The Secret to Effective Long CopyApril 12th 2012 Sally Ormond effective long copy, long copy, writing long copy
Is long copy really better than short?
That is a question that is asked continually and will probably be asked for many years to come.
The simple answer is that it depends on what you’re trying to achieve, so its length is determined by:
- Your product
- Your audience
- Your context
The main gripe against long copy is that people don’t have the time, inclination or patience to read great swathes of text. But results show that long copy usually out-performs short (only if written well and your product and market demand it).
When is long copy required?
Long copy is ideal for luxury items that are expensive. The buying decision here isn’t going to be instant; it will take a lot of thought and persuasion to get your market to put their hands in their pockets. Therefore, your copy will have to carry a lot of benefits and persuasive, emotive language to convince your market your product is the best one for them.
It’s also ideal for information products. You’ve probably come across sites selling the latest get rich quick scheme. Well, there are so many cowboys about who fill their letters and landing pages with bright, bold text that promises the earth but delivers nothing, your long copy has to:
- Instill confidence
- Promote trust
- Deliver cast iron benefits
You can’t do that in a few lines of text. Your long copy really has to speak to your reader, show them you’re product will work, throw in testimonials etc.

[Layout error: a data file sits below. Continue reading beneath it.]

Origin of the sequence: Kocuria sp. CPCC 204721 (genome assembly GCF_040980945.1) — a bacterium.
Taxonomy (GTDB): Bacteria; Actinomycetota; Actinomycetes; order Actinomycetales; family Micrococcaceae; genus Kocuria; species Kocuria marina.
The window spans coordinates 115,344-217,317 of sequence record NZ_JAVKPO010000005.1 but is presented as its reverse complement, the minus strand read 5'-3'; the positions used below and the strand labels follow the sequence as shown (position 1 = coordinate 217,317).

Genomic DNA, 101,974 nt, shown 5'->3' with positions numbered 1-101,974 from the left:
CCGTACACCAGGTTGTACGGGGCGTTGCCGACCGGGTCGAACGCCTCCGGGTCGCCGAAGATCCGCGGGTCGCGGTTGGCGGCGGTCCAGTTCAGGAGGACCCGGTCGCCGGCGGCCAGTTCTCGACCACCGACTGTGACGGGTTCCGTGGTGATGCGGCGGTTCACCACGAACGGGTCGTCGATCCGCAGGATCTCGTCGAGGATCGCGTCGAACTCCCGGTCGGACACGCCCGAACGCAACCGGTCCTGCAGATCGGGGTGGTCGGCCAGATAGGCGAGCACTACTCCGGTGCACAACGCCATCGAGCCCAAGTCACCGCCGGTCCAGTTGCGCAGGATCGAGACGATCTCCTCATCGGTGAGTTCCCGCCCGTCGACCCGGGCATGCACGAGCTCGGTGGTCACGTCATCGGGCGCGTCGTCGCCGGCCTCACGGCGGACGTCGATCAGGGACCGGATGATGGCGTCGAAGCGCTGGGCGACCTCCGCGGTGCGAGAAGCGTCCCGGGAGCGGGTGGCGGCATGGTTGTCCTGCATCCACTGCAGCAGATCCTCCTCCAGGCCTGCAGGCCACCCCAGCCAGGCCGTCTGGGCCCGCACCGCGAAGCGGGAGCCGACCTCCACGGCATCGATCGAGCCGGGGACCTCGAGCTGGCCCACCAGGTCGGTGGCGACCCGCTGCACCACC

The other situation that requires long copy is selling a product with numerous features. As you already know, it is the benefits of your product that will grab the sale, therefore your long copy has to highlight the benefits of each feature. You could be selling a new generation of computers or the latest techy gadget. The more complex the product, the more copy you’ll need to convince your reader they must have it.
Making your long copy work
As with most forms of copy, if you want it to work, you have to know and understand your audience.
Your presentation has to match the product you’re selling. The get-rich-quick brigade usually opt for colourful, bold text to generate hype. But of you’re trying to sell the latest in luxury home-wares, that type of format will have your audience running for the hills.
Simply because it doesn’t match the product you’re selling. Your product is luxury, therefore high-end, your audience expect well crafted, informative text that tells them that because they enjoy the finer things in life etc., this is the must-have product for them. It will make them the envy of their friends; people will look up to them and gawp at their social superiority.
OK, that last comment was a bit tongue in cheek, but you get the idea.
So the trick is to adopt a writing style that will be familiar to your audience and that will instill confidence.
The same goes for any visuals and graphics you use. Going back to our luxury retailer, customers will expect to see high quality imagery, glossy brochures and stylish graphics. So make sure the whole package reflects the desires and needs of your market.
The last word
One thing you must remember is, even though you’ve spent hours crafting your copy, your reader is unlikely to read it all word for word.
They’ll skim read, picking out the bits relevant to them. So make sure you use heaings and sub headings as well as bulleted lists to highlight important benefits and to direct their reading.
But above all, as with other marketing materials, the only way you can find a formula that works for you is to test your copy and continually refine it.
Whether you’re copy is being written for the web or for print marketing, make sure you:
- Identify your audience and their needs
- Understand your product
- Tailor your approach to match the expectations of your audience